1. What’s interesting is that the author of that post spends most of it answering criticisms of SO! Near the end he does bring up some (probably) valid points of his own.

          My feeling is that some people take SO too seriously. It’s a tool, not World of Warcraft.

          (Says the guy who was inordinately pleased with himself recently for going over 100 reputation. That’s right, folks – 100 big ones.)

    1. There is a fair amount of incorrect information there, but it’s easy enough to winnow out. SO has saved my bacon a number of times.

      I started programming in 1984. I can’t imagine how we did it without Google. Lots of trial and error, I guess.

    2. StackOverflow does a lot to improve the quality of the answers. Haven’t seen any other site like that!

  3. I completely agree with all of this. One thing I’d say is “learn lots of languages, but make sure you concentrate on one”. I’ve done C++, PHP, Python, Scheme, JavaScript and Ruby (roughly in that order), and I’ve settled on JS and Ruby as my go-to languages. I’m glad I didn’t settle too early though.

  4. Very good post. I especially agree on giving talks. Fear of making a fool of yourself in front of people can be very motivating!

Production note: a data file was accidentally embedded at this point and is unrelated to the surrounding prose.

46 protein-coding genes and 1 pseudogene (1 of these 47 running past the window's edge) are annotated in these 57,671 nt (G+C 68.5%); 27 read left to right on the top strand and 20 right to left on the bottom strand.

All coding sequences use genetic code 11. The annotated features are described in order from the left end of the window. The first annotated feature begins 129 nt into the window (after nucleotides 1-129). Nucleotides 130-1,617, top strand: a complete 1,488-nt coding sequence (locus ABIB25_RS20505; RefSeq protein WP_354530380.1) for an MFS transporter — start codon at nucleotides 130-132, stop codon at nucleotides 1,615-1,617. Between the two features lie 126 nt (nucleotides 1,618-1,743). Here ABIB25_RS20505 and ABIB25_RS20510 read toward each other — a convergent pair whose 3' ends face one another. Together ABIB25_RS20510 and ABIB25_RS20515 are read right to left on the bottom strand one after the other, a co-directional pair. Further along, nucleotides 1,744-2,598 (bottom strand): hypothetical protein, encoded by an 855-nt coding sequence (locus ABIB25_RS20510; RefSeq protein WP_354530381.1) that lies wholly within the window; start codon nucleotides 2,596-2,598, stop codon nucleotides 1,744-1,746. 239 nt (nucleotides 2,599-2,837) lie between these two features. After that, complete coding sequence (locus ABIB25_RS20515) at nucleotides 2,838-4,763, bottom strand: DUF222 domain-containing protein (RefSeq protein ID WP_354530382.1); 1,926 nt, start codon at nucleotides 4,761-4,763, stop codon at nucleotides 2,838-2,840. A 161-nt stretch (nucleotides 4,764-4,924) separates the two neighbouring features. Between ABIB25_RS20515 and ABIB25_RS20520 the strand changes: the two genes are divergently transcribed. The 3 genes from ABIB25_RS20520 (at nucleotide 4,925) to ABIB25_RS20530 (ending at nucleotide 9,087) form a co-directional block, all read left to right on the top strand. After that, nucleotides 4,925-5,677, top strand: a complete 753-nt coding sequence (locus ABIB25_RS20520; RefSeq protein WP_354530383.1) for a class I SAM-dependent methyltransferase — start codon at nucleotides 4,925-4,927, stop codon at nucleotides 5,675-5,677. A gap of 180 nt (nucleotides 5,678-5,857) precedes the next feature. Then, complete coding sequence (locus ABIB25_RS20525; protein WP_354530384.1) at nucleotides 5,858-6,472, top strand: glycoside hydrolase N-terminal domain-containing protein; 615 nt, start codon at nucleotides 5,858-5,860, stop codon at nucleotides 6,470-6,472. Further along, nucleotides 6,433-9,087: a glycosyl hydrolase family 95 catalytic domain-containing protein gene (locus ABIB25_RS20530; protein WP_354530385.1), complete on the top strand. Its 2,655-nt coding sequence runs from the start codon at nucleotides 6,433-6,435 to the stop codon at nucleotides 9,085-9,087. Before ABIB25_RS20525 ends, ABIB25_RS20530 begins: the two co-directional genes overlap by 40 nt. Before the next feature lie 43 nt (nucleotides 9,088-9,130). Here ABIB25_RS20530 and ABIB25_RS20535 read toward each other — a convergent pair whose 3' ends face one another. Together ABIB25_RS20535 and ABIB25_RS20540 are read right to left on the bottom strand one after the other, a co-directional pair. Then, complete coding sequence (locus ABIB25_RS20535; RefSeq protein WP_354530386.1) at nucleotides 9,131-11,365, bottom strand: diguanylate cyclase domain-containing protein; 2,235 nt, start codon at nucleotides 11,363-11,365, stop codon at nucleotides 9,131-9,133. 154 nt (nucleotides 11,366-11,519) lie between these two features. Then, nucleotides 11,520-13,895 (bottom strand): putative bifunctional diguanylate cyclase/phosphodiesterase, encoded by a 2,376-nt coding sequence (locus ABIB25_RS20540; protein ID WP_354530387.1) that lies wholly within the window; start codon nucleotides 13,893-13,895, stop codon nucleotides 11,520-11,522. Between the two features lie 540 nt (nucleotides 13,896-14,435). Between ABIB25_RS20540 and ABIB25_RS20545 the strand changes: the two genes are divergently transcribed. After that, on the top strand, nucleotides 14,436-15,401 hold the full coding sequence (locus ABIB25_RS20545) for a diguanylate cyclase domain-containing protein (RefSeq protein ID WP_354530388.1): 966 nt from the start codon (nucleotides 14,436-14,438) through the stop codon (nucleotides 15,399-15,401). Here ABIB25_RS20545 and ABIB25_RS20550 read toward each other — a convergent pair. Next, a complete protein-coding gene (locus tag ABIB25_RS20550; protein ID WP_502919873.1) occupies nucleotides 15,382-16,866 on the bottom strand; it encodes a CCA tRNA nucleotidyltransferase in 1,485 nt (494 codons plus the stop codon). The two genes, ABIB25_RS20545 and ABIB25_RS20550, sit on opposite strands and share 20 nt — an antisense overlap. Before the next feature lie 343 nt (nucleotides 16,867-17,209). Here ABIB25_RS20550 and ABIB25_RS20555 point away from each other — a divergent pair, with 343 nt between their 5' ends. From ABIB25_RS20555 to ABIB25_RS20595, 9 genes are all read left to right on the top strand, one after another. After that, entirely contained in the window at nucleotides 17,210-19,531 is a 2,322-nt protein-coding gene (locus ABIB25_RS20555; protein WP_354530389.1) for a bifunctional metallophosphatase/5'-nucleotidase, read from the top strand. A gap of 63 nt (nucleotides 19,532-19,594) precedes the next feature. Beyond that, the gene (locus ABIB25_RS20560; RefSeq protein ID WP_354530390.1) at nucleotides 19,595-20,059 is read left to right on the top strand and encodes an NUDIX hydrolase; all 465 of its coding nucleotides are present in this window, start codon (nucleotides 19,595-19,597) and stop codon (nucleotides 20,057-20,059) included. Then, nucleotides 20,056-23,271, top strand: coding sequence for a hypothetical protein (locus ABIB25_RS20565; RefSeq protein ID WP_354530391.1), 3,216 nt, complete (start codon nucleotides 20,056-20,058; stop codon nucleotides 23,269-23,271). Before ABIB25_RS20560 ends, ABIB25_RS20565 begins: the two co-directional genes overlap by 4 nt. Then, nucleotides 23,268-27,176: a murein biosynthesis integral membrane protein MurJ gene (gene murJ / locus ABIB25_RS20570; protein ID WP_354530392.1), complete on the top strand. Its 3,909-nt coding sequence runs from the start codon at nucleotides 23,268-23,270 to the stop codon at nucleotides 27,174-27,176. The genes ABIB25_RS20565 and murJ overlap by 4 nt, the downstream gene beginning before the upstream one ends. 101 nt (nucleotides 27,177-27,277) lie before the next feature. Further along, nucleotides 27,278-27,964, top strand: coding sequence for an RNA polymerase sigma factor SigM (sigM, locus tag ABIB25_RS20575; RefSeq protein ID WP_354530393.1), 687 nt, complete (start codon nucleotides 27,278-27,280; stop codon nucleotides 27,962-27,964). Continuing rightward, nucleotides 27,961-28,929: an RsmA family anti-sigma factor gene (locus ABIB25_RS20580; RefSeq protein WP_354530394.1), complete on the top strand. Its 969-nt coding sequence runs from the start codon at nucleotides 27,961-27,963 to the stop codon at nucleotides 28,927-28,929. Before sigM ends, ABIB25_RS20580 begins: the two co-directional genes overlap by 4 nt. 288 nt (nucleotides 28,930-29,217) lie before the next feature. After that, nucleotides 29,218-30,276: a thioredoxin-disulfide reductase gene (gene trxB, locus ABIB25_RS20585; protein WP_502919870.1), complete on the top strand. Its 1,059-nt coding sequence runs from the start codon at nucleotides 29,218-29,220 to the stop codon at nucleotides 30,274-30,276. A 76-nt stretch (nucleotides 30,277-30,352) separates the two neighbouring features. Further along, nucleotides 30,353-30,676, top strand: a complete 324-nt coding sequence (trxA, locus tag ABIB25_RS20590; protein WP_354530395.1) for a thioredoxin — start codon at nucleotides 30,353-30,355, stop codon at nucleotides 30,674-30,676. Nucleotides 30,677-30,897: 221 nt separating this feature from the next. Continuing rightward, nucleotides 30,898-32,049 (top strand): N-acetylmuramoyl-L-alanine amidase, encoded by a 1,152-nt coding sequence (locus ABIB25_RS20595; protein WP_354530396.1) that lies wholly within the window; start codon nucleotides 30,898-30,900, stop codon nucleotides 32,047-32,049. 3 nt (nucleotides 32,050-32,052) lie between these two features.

5. Very good post. I especially agree on giving talks. Fear of making a fool of yourself in front of people can be very motivating!

  6. Nice post! Inside the local user group topic I would add “Give talks”, you know, sometimes I commit myself to talk about something at my local user group (though not recently, mea culpa) because it makes me really dig into the subject of the talk and actually learn something.

     Just a tiny note, the link to the rubypair repo is broken 

  7. Great post! I have also as many others spent way to much time researching the best framework/tool and most of the time it isn’t worth it. If you wan’t to be agile (as most of us probably want :-)) its all about being productive and you can reserve time to learn a new tool or do some research when you don’t want/have to be productive. I would also encourage young developers to focus not only on one language but also at one task at a time – kanban can be very good to know about in this regard.

    Happy coding and good luck!